Ultimately, the additional intelligence informed U.S. President Barack Obama's decision to retaliate on Dec. 29 by expelling 35 suspected Russian spies and sanctioning two Russian spy agencies, four intelligence officers and three companies, a decision that capped four months of debate at the White House about how to respond.
So far not a shred of evidence has been provided confirming the Kremlin's involvement in the matter, aside from some Ukrainian malware code exposed in a 13-page joint DHS/FBI report which could be purchased by anyone online.
‘What is going on?’ Trump wonders why FBI never requested access to the DNC’s ‘hacked servers’
© Sigtryggur Ari / Reuters
5 January, 2017
Amid an avalanche of self-replicating reports of “Russian hacking”, Donald Trump has questioned how the task of checking whether the DNC’s servers were indeed breached was outsourced by the FBI to a third party.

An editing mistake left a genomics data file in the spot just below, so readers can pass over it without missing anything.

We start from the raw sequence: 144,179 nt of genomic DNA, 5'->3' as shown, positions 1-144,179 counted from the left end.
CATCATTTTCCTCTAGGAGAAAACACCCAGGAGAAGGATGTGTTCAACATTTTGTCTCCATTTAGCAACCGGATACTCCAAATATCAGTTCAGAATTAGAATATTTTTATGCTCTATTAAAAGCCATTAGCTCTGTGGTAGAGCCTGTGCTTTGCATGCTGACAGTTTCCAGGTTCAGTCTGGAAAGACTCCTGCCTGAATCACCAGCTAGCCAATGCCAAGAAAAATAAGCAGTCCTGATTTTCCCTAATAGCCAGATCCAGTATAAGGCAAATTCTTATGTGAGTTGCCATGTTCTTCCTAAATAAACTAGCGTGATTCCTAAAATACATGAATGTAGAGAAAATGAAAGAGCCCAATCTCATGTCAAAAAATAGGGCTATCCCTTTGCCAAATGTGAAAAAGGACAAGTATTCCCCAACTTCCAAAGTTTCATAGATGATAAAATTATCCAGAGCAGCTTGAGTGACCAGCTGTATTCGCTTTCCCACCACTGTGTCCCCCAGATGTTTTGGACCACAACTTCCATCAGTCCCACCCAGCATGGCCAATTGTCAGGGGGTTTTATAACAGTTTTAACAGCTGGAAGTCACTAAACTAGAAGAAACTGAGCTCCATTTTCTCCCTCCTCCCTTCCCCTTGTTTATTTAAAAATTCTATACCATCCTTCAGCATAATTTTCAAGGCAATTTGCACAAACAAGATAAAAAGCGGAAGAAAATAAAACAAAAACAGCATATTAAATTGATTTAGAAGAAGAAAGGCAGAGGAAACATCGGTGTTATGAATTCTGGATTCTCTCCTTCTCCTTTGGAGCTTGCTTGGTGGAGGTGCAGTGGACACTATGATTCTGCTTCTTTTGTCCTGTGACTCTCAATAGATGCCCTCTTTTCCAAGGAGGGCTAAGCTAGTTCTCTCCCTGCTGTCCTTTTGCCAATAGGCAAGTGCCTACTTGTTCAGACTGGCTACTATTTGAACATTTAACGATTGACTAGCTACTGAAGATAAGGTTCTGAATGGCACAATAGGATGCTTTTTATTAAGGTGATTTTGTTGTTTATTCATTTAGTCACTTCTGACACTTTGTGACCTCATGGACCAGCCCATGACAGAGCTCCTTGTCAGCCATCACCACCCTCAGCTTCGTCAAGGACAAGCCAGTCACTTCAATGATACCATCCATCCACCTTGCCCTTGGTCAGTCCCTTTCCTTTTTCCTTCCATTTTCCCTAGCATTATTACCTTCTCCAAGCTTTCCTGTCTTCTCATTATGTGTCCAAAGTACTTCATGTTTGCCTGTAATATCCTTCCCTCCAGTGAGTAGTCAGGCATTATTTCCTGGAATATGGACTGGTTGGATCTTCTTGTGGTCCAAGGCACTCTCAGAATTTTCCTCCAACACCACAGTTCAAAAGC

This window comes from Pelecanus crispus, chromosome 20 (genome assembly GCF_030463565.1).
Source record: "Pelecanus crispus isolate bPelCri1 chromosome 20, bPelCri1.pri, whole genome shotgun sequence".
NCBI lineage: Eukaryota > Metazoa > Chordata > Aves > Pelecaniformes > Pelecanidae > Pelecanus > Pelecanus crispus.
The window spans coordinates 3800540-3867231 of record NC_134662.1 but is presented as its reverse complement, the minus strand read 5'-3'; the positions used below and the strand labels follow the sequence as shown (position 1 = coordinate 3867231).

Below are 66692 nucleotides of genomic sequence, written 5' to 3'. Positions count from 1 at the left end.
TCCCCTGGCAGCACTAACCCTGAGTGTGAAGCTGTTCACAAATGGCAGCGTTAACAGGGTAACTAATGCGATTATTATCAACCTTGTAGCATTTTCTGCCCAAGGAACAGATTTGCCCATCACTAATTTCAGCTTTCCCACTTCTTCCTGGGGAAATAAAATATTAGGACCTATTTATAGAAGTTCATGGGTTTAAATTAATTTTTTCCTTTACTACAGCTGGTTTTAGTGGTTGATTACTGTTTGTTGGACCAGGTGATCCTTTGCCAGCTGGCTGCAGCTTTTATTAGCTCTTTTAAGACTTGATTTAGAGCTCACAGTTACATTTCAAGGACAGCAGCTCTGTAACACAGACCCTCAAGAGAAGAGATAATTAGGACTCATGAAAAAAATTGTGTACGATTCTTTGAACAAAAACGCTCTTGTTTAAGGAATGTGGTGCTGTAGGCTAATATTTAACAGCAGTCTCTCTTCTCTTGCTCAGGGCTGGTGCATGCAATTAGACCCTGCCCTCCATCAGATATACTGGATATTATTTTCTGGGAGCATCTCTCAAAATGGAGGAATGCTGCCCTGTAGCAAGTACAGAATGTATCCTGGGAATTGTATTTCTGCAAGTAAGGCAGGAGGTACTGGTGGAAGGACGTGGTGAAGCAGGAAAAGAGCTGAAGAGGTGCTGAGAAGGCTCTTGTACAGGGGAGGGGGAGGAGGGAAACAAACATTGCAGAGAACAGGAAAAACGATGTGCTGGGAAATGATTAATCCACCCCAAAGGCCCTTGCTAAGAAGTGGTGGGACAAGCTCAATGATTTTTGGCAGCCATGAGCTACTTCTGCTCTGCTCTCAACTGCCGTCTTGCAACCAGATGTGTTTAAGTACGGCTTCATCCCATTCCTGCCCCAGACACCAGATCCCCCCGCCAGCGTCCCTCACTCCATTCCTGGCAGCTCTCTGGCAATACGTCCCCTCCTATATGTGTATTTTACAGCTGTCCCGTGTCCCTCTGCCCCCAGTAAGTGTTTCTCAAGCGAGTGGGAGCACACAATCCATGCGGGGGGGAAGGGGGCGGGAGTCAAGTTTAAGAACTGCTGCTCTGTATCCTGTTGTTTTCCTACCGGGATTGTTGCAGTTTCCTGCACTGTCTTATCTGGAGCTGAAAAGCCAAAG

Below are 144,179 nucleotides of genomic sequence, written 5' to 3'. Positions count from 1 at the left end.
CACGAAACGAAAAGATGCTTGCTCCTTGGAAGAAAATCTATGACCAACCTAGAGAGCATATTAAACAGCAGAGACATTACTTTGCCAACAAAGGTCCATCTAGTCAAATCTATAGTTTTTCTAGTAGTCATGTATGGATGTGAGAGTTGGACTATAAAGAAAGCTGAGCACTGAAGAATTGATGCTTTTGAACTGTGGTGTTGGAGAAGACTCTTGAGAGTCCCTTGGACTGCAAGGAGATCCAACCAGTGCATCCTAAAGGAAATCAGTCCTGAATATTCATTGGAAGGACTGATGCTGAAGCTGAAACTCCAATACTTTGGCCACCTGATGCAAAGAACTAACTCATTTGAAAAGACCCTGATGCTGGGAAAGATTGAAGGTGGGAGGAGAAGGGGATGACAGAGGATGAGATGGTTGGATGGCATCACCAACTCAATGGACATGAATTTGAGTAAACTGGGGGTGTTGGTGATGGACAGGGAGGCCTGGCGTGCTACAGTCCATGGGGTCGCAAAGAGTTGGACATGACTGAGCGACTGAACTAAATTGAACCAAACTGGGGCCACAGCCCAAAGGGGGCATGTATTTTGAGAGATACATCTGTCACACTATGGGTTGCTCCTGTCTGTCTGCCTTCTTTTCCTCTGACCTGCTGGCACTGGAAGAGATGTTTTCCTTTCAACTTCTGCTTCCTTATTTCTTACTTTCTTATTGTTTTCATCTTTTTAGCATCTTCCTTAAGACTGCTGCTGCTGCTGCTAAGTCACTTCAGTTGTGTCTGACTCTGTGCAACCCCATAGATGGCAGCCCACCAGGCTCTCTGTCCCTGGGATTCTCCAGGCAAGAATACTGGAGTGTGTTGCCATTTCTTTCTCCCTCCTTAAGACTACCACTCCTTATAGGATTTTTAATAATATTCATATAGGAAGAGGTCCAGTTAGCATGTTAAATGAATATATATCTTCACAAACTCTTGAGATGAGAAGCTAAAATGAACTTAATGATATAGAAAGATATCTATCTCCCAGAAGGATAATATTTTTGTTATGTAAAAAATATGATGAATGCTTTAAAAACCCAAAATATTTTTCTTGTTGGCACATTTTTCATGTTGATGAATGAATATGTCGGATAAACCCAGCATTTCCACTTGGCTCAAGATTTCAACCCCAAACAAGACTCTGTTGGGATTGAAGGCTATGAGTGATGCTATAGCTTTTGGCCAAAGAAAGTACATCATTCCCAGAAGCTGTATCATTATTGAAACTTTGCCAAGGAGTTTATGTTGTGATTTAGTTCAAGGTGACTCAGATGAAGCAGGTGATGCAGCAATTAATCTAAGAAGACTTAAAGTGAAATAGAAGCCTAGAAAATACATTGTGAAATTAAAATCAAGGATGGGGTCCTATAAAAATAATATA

“The Democratic National Committee would not allow the FBI to study or see its computers info after it was supposedly hacked by Russia,” President-elect tweeted after the DNC reportedly confirmed that the bureau failed to send their own staff to check the servers.
“So how and why are they so sure about hacking if they never even requested an examination of the computer servers? What is going on?,” the next US president asked.
The Democratic National Committee would not allow the FBI to study or see its computer info after it was supposedly hacked by Russia......
Trump’s concerns were voiced the same day the Director of National Intelligence, James Clapper, defended the US intelligence assessment that Russian agents interfered in the US election.
Clapper stopped short of declaring the DNC server hacking an “act of war,” as he told the Senate Armed Services Committee that Russia had stepped up its cyber espionage operations.
Commenting on Clapper’s testimony, John McAfee, the founder of McAfee antivirus software, told RT that Clapper engaged in the “most deceptive propaganda” that was ever delivered to the American public. McAfee added, “our intelligence community is so ignorant and naive that they should all be replaced.”